Preventive Measures to Stop the Spread of Measles

By Gisel Gutierrez

Measles, caused by the measles morbillivirus, was a very difficult disease to prevent in the late 19th and early 20th centuries. This virus was so contagious that it spread rapidly in areas with large crowded populations. This caused urban areas to have the most frequent outbreaks with the most devastating mortality rates. Until 1963, when John Enders and his colleagues developed a vaccine, measles was so common that people believed the disease was something every child had to go through. The report of the Medical Officer of Health for Acton mentioned how this belief caused many mothers to willingly expose the rest of the members of her family to the infection in order to get it over once and for all. Due to the lack of information and research they had on measles or even yet on all types of viruses, the preventive measures taken by the public health officials around London were not as effective as they could have been. The methods suggested were not always taken into consideration by the citizens or were announced too late. This resulted in failing to properly stop further spread of the infection, resulting in high mortality rates.

One of the measures suggested but not always enforced was to have schools shut down when around  30% of the school’s population was diagnosed or had symptoms. This resulted in constant outbreaks, sometimes even three times within six months causing a devastating decline in students towards the end of the school year. In another note, some schools like Maryon Park completely ignored the suggestion, continuing school regardless of how many of the students were sick. The schools that didn’t cancel classes argued that it was a complete waste of an effort. Their data suggested that the same number of students were infected in schools that closed as in schools that didn’t. They argued that by the time schools shut down classes, it was too late to prevent infection. The report of the Medical Officer of Health for London County Council of 1904 showed that there was not a significant difference in the number of cases reported to further advise the closing of schools. Instead, public health officials began strategizing other means to prevent the spread of measles before it reached schools. Some of those means were the educating and enforcement of proper hygiene in all schools. 

The report of the Medical Officer of Health for Wimbledon stated that shutting down schools was not effective because it was too late due to the mother’s negligence and ignorance. Maternal care such as feeding, clothing and managing of infants played a major role in the mortality rate. Public health officials advised mothers to breastfeed, claiming that this would decrease the chances of an infant becoming infected and decrease the severity of the infection if the infant were to get infected. The Report on the sanitary condition of the Hackney District for the year 1899 also supported those ideas and measures, although it involved both parents, not just the mother. It listed the symptoms for both severe and ordinary cases. Preventive measures were to observe when children became fatigued, lacked appetite and looked poorly in order to care for them then before it progressed to the rash. It was known that the infection was extremely contagious before the rash even appeared, indicating that if there was any suspicion of that a child was sick, it was best to quarantine them in a well-ventilated warm room away from the rest of the household. It was advised that any discharge from the sick child was to be collected in a rag and immediately burned. Anything that the sick child came in contact with, such as clothing, bedding, towels and silverware was to be removed from their room and deeply washed with disinfectants way before someone else came in contact with it. Whoever was attending the child should always wash their hands after leaving the room. The Public Health Department was in charge of going to the houses where a child was recovering or if there was a death to properly dispose or clean any items the child touched or was near to. It was free of charge so anyone from the poorest family had this service available in order for their children to be allowed to return to school.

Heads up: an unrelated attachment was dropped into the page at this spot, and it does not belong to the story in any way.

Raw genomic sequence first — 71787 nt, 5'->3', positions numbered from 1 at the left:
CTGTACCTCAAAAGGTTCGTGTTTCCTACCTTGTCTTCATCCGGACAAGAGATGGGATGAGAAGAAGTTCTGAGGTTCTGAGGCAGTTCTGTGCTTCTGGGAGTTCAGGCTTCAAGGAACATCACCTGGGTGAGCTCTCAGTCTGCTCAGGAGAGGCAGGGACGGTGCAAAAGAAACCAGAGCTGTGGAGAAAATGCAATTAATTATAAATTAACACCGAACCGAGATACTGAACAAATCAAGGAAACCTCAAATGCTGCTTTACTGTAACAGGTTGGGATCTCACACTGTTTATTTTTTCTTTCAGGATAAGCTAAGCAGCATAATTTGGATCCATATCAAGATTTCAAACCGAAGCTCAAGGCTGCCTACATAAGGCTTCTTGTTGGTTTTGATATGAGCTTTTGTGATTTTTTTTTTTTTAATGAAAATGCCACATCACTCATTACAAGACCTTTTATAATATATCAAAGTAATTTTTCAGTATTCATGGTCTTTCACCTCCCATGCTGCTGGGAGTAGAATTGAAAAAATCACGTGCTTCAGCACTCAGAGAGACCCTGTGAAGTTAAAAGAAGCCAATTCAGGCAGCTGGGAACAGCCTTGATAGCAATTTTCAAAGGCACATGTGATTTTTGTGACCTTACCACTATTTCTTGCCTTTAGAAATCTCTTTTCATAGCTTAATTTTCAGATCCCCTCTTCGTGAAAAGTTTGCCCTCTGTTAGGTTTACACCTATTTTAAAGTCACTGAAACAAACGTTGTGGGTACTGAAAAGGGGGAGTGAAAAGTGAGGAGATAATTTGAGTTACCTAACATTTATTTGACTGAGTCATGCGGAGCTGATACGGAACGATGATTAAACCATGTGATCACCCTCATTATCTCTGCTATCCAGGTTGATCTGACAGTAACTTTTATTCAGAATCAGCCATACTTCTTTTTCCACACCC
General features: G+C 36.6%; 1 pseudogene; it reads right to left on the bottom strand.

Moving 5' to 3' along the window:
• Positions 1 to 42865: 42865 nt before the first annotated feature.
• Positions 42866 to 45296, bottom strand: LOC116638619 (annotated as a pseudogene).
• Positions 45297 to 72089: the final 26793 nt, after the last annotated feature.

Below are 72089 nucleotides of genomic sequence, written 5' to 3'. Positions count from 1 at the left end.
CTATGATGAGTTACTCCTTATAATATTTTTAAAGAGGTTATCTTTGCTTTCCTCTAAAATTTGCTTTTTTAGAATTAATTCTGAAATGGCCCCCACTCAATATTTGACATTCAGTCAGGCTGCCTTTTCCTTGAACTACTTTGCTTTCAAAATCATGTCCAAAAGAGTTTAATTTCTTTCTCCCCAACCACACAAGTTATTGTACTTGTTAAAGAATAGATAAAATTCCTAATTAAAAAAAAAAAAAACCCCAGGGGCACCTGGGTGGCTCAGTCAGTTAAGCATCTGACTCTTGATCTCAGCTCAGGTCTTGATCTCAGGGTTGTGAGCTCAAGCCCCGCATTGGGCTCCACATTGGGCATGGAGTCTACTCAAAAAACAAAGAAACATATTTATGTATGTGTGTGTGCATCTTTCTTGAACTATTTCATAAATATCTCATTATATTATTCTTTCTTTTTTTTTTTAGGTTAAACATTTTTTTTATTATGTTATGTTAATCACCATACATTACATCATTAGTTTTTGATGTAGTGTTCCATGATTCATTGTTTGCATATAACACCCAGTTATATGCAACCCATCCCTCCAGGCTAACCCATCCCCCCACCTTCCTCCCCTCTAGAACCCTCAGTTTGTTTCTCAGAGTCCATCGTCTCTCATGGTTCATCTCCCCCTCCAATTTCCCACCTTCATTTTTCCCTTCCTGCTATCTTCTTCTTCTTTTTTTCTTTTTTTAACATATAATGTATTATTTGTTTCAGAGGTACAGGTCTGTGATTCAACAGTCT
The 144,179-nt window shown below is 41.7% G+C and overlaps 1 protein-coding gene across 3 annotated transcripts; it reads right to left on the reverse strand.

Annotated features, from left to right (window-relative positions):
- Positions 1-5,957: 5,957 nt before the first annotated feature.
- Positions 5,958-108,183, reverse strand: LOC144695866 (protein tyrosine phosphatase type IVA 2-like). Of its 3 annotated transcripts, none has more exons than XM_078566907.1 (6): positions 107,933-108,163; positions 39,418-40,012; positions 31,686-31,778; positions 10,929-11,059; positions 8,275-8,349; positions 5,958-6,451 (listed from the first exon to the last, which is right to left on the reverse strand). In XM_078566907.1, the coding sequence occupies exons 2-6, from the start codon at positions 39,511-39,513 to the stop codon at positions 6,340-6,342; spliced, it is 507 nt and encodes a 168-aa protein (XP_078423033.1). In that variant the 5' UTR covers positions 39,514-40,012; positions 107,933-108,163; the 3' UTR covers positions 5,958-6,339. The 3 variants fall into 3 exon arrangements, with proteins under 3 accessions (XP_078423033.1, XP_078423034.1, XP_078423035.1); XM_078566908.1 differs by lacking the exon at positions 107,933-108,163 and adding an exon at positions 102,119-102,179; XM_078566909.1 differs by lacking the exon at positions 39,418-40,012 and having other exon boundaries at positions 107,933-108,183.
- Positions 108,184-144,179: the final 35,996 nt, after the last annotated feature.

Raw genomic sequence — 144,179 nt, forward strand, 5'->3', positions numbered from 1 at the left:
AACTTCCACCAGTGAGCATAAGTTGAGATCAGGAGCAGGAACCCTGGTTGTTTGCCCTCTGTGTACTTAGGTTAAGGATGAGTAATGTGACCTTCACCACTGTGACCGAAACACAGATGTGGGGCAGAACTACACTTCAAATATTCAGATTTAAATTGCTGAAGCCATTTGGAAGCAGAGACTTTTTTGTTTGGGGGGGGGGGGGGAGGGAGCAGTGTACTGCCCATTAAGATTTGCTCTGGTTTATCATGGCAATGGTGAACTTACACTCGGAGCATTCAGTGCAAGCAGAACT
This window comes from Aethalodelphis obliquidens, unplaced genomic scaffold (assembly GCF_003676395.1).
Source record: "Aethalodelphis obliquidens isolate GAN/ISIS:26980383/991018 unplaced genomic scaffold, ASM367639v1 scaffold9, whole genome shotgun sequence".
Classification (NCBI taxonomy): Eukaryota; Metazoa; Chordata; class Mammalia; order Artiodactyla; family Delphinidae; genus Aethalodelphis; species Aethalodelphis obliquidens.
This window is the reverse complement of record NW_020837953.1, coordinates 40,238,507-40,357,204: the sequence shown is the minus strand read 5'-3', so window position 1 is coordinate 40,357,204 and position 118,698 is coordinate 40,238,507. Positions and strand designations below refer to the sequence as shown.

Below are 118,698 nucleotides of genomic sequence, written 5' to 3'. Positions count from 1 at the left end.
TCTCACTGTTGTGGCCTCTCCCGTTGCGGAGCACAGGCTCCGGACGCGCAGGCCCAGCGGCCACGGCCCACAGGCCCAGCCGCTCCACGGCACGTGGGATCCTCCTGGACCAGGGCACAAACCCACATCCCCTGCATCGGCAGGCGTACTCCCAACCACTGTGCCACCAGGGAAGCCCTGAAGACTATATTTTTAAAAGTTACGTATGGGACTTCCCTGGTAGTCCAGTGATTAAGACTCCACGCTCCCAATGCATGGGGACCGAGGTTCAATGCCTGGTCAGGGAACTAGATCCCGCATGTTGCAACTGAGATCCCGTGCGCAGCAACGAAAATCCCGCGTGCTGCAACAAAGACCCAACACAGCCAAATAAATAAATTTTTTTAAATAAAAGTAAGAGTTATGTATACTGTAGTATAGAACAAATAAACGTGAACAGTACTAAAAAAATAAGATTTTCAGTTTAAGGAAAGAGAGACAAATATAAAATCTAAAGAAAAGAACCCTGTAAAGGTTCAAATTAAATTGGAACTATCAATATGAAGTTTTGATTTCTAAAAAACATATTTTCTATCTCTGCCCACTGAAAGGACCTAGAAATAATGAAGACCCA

The public health officials distributed this type of information through the use of circulars. Circulars are now known as  flyers or pamphlets. Officials hung them around common areas in the cities or passed them around hospitals. This was the easiest and most effective way to advertise proper protocol in order to prevent the further spread of measles. This method reached just about anyone that was able to read or had someone to read it to them. This allowed every citizen no matter their class to be informed. 

Primary Sources

London County Council 1904

Wimbledon 1909

Hackney 1899

Acton 1911

Hackney 1911

Kensington 1887

London County Council 1919

Chiswick 1898

Islington 1896

London County Council 1914

Secondary Source

E. Conis, “Measles and the Modern History of Vaccination” Public Health Rep. 2019 Mar/Apr; 134(2): 118-125.